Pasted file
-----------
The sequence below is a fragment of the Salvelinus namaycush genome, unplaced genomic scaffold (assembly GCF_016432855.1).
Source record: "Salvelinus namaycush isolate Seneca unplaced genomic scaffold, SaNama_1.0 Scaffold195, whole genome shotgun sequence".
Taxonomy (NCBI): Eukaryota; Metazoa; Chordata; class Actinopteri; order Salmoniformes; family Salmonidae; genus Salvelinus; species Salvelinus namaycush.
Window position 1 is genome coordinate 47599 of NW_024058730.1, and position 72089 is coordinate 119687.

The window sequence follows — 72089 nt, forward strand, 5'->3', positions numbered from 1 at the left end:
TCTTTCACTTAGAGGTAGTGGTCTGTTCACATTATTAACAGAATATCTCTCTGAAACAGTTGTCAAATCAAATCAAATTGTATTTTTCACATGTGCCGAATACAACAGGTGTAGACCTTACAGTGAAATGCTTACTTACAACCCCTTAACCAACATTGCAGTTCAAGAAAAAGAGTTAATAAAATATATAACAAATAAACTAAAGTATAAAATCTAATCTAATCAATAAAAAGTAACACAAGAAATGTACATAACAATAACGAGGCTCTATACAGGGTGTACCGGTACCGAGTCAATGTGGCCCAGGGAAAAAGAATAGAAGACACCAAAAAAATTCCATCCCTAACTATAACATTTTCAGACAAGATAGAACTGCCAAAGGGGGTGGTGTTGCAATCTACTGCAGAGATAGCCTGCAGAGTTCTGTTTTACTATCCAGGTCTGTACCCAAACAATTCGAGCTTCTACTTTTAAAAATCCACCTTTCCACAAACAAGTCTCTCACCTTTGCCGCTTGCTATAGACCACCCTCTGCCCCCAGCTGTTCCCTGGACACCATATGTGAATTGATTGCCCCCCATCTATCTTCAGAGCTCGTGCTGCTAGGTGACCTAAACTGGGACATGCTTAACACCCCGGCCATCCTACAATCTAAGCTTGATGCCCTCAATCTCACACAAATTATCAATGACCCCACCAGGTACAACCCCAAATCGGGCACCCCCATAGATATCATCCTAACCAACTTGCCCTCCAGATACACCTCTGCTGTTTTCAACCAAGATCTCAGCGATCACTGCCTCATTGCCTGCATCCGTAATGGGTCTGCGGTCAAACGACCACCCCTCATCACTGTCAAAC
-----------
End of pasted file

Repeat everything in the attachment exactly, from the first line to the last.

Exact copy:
The sequence below is a fragment of the Salvelinus namaycush genome, unplaced genomic scaffold (assembly GCF_016432855.1).
Source record: "Salvelinus namaycush isolate Seneca unplaced genomic scaffold, SaNama_1.0 Scaffold195, whole genome shotgun sequence".
Taxonomy (NCBI): Eukaryota; Metazoa; Chordata; class Actinopteri; order Salmoniformes; family Salmonidae; genus Salvelinus; species Salvelinus namaycush.
Window position 1 is genome coordinate 47599 of NW_024058730.1, and position 72089 is coordinate 119687.

The window sequence follows — 72089 nt, forward strand, 5'->3', positions numbered from 1 at the left end:
TCTTTCACTTAGAGGTAGTGGTCTGTTCACATTATTAACAGAATATCTCTCTGAAACAGTTGTCAAATCAAATCAAATTGTATTTTTCACATGTGCCGAATACAACAGGTGTAGACCTTACAGTGAAATGCTTACTTACAACCCCTTAACCAACATTGCAGTTCAAGAAAAAGAGTTAATAAAATATATAACAAATAAACTAAAGTATAAAATCTAATCTAATCAATAAAAAGTAACACAAGAAATGTACATAACAATAACGAGGCTCTATACAGGGTGTACCGGTACCGAGTCAATGTGGCCCAGGGAAAAAGAATAGAAGACACCAAAAAAATTCCATCCCTAACTATAACATTTTCAGACAAGATAGAACTGCCAAAGGGGGTGGTGTTGCAATCTACTGCAGAGATAGCCTGCAGAGTTCTGTTTTACTATCCAGGTCTGTACCCAAACAATTCGAGCTTCTACTTTTAAAAATCCACCTTTCCACAAACAAGTCTCTCACCTTTGCCGCTTGCTATAGACCACCCTCTGCCCCCAGCTGTTCCCTGGACACCATATGTGAATTGATTGCCCCCCATCTATCTTCAGAGCTCGTGCTGCTAGGTGACCTAAACTGGGACATGCTTAACACCCCGGCCATCCTACAATCTAAGCTTGATGCCCTCAATCTCACACAAATTATCAATGACCCCACCAGGTACAACCCCAAATCGGGCACCCCCATAGATATCATCCTAACCAACTTGCCCTCCAGATACACCTCTGCTGTTTTCAACCAAGATCTCAGCGATCACTGCCTCATTGCCTGCATCCGTAATGGGTCTGCGGTCAAACGACCACCCCTCATCACTGTCAAAC